'How my second redemptive birth helped me overcome the trauma from my first.'

I had an incredible, drug-free natural birth with my son and felt like I could leap from tall buildings and conquer the world at the end of it. But for 10 years I still felt as if something was missing.

That something was the fact that I had not been given the opportunity to push my baby out. Despite labouring well, the obstetrician came in during my pushing, turned on all the lights and insisted I get on the bed for him to exam me. Then when my pushing slowed down he took over using ventouse to suction my son out.

This lack of control and inability to birth my baby always left me with a feeling of failure and wanting. Had my body failed me? I never got to experience the complete miracle and power of pushing my baby out of my body.

Cindy Level with Hamish and Chloe
Writer Cindy Level with Hamish and Chloe. Image: Facebook.

When I was fortunate enough to became pregnant again ten years later I felt deep down it was my opportunity to prove to myself my body could birth a baby unassisted and to somehow rid myself of the feelings of failure and longing. As I said to a friend, it was a chance to achieve what I had not been able to achieve first time around and have a redemptive birth.

I didn’t stop to think what would happen if things didn’t go to plan second time around and how I would feel if my power was taken away from me again.

Debby Gould, former midwife and co-author of How to Heal a Bad Birth: Making Sense, Making Peace and Moving On, said many women seek redemptive births and it is an attractive idea to try to redo things, but she warned it is not always the answer or the best approach.

“Although it might be tempting to just focus on having a healing birth this time, this is potentially a trap that can lead to further trauma, grief or loss, if the last birth has not been explored. Even if the subsequent birth is positive, it may also highlight unresolved anger and grief from a previous birth or perinatal experience, which may come up unexpectedly after the recent birth," she said.


I was lucky second time around. I did get the birth experience I longed for. In fact, I probably got a whole hour of intense, full body expulsive pushing. I remember thinking, "why won’t someone just come and get this baby out of me?"

However, despite now proving to myself, what I already knew – that my body can do what it needs to – I do still feel a sense of loss and probably even more anger over the fact that was taken away from me first time around.

Debby said she strongly urges women to work through any trauma before a second birth. Her book has several chapters explaining how to heal from a bad birth and how to have a better birth second time around.

“It is vital that women working towards another birth after a traumatic birth are not making their decisions from a place of fear. By reflecting on the previous birth, gaining new information about what happened, understanding more about why it was traumatic, and exploring the feelings that have arisen, the woman has more tools to make decisions going forward. She can use this new information to make choices based on knowledge.”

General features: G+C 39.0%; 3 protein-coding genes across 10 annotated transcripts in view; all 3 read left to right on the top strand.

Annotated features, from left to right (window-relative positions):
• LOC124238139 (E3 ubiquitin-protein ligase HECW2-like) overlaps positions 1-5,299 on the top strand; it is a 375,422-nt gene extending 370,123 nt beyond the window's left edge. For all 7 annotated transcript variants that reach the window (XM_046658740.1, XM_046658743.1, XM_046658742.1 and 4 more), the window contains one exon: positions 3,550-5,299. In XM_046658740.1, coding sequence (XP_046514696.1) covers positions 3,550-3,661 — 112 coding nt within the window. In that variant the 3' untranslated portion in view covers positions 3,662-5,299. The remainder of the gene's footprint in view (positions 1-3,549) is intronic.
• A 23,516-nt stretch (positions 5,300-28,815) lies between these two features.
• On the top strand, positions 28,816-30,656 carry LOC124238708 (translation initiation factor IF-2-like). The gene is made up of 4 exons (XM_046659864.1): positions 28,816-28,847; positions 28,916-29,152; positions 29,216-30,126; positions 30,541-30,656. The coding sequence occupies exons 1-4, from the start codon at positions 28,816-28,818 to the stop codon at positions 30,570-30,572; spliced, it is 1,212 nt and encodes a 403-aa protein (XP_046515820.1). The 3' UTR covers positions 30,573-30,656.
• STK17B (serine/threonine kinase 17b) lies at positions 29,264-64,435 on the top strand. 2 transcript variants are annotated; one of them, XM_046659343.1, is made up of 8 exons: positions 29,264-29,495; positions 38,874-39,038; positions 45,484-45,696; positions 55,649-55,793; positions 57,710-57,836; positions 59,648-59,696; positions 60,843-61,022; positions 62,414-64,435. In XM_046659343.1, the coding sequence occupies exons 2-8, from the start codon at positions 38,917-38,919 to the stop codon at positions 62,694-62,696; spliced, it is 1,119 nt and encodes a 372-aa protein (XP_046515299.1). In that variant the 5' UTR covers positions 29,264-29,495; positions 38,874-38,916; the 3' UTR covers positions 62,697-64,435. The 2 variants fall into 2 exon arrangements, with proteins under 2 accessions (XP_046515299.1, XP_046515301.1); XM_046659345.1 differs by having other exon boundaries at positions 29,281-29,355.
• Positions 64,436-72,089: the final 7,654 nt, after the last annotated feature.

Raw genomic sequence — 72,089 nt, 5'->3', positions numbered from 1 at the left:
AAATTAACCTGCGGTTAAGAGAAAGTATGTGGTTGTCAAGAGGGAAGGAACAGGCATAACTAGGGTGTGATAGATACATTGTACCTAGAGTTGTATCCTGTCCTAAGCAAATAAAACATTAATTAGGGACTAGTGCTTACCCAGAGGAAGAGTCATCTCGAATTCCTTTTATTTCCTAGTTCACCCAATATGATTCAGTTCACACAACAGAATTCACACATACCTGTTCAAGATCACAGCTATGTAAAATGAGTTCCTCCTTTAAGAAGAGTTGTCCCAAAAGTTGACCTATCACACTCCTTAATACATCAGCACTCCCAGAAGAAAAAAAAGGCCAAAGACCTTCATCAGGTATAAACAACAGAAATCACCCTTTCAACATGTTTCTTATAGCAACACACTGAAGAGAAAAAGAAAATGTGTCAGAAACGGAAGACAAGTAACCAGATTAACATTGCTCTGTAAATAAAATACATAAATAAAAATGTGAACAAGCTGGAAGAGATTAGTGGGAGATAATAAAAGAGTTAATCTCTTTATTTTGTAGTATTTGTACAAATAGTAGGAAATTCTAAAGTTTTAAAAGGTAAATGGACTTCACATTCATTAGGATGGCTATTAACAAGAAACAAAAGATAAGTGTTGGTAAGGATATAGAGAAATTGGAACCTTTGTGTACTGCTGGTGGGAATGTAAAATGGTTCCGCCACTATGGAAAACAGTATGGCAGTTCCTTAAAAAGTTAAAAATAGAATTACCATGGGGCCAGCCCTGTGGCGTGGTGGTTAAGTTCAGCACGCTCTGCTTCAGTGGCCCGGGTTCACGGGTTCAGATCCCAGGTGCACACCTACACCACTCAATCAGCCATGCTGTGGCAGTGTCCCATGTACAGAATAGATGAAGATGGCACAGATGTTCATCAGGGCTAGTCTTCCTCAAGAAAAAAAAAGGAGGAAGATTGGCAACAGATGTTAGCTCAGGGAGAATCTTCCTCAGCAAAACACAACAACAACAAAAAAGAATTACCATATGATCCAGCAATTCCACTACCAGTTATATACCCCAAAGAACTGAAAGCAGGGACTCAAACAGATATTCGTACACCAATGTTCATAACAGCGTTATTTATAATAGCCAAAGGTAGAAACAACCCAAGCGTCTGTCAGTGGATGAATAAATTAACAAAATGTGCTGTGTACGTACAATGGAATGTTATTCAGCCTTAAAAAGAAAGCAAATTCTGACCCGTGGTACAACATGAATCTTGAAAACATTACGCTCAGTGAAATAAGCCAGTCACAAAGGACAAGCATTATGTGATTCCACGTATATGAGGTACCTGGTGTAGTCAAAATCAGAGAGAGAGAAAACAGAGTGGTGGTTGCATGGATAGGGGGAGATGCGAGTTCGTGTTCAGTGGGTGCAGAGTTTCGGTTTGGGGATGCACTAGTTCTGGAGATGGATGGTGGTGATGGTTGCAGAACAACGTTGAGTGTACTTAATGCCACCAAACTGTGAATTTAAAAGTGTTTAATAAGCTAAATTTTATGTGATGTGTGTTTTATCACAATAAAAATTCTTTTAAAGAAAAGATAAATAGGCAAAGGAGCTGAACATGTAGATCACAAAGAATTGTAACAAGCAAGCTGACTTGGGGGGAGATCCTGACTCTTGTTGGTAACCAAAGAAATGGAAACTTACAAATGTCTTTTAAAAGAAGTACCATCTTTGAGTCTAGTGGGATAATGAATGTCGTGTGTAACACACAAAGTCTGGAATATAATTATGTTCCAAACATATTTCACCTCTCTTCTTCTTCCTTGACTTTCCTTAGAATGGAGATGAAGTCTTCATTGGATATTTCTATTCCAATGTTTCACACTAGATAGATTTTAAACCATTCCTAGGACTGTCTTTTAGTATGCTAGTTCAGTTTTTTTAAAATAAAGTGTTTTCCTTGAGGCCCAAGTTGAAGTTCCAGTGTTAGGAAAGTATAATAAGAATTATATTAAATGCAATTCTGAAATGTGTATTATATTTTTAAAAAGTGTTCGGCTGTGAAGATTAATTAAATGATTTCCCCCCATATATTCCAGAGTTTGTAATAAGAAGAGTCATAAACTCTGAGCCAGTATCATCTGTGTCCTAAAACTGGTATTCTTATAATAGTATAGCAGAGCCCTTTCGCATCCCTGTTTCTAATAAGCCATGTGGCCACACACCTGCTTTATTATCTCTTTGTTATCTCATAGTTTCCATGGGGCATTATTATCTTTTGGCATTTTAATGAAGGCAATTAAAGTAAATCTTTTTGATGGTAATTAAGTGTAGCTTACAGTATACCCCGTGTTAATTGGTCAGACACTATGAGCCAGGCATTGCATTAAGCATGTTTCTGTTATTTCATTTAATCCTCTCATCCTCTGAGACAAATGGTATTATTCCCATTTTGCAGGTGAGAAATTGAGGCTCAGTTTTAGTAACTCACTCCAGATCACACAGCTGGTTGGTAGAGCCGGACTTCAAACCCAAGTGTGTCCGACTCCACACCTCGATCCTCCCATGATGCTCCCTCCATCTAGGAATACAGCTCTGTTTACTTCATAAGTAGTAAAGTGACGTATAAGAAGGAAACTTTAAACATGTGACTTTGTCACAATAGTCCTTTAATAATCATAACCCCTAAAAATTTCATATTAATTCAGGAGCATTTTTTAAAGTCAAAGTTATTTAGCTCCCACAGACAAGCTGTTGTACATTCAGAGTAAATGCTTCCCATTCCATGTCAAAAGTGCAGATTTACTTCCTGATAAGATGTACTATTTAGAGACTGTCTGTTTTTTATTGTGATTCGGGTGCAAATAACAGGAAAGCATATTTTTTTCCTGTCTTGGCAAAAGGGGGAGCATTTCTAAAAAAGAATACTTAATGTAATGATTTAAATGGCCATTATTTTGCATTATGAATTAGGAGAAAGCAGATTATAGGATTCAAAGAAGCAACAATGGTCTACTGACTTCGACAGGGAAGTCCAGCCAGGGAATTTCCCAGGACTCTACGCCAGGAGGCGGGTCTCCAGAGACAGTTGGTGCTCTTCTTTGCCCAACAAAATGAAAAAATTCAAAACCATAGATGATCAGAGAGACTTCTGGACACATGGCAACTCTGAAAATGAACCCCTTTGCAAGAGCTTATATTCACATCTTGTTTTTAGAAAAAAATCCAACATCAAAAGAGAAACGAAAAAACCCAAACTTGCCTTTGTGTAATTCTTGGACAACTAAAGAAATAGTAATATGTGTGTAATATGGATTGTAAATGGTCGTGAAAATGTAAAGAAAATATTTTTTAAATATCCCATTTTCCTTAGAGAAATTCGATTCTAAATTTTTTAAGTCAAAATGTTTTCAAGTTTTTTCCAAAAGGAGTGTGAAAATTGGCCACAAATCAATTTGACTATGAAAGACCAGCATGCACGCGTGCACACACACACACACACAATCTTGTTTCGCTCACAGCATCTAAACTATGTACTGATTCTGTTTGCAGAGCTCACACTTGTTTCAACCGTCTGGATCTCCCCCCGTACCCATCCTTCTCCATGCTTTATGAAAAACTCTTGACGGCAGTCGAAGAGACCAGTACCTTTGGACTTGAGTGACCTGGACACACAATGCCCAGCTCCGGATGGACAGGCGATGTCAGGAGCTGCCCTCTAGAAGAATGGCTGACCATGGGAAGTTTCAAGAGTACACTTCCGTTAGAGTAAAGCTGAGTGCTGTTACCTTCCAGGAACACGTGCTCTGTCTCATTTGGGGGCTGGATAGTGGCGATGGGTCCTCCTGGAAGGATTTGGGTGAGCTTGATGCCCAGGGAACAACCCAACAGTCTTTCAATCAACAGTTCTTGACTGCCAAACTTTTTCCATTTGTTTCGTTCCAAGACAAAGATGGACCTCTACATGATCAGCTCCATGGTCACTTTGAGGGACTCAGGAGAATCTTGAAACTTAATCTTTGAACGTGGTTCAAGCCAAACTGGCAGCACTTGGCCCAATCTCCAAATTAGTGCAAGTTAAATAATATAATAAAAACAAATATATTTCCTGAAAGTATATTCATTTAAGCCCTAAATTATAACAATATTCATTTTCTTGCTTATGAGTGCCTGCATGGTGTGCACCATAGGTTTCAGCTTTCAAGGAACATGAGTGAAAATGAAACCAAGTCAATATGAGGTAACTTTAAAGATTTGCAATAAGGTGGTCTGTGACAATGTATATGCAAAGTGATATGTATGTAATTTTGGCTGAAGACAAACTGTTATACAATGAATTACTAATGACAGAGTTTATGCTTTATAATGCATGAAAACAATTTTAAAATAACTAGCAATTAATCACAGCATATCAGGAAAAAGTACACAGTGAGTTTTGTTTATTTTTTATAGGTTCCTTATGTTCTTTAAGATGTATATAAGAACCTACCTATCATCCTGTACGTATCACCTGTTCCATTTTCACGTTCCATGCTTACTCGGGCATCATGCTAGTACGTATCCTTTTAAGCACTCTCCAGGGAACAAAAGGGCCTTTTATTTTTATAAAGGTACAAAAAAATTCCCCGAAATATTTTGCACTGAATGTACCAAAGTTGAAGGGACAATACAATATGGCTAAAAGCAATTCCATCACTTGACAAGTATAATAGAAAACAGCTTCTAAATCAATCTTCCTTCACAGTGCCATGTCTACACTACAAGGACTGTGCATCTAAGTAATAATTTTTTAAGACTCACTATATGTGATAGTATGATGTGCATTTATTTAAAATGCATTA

“When a woman has the opportunity to explore what an empowering birth is, and what her needs are, often reflecting on what she missed last time, she can gain insights that can help her in considering what will make this next experience positive and empowering for her,” Debby explained.

Monique Bowley and Bec Judd deep dive on the beautiful act of labour, speaking to mums and experts. Post continues after audio.

She said women should consider, who they want to have supporting them, what environment they want to be in, what type of health care they want and what will help them feel central to the experience.

Debby recommends the following steps to heal a previous negative birth experience:

1. Acknowledging an awareness that you have of being impacted by your previous experience and that it is perhaps not fully resolved.

2. The opportunity to debrief your story, with somebody, who is able to acknowledge what you have been through and its possible ongoing impacts - with empathy.

3. Validating what you have been through and its significance as well as gaining insights to make sense of your experience - with someone, who understands birth and birth trauma.

4. The opportunity to process and understand your feelings around your experience.

Tips for making space and working towards an empowering birth:

Have the opportunity to make sense of, process and heal your previous experiences.

Access information that allows you to understand the value of the birthing process for mothers and babies, and that it has an impact - birth matters.

Understand what makes a birth "good' or 'bad' and work towards a good birth, whatever the path, allowing for you to feel empowered, confident, positive and strong, going into parenthood, this next time.

Learn how women's birthing bodies work best, what support is needed and what to do if a different path to what you had imagined is taken.

Learn how the health system works so you can be central to your team and negotiate what is important to you.
Identify what you need to feel safe and supported in birthing.

If you're interested in the book, How to Heal a Bad Birth is available in paperback and eBook.

In celebration of 150 episodes of This Glorious Mess - our podcast for imperfect parents, we're dropping out first ever show for some cringeworthy listening goodness. We're taking to it the beginning and answering the tough questions - How did you know you were ready to have kids? Are you the kind of parent you thought you'd be? And what makes a family?

00:00 / ???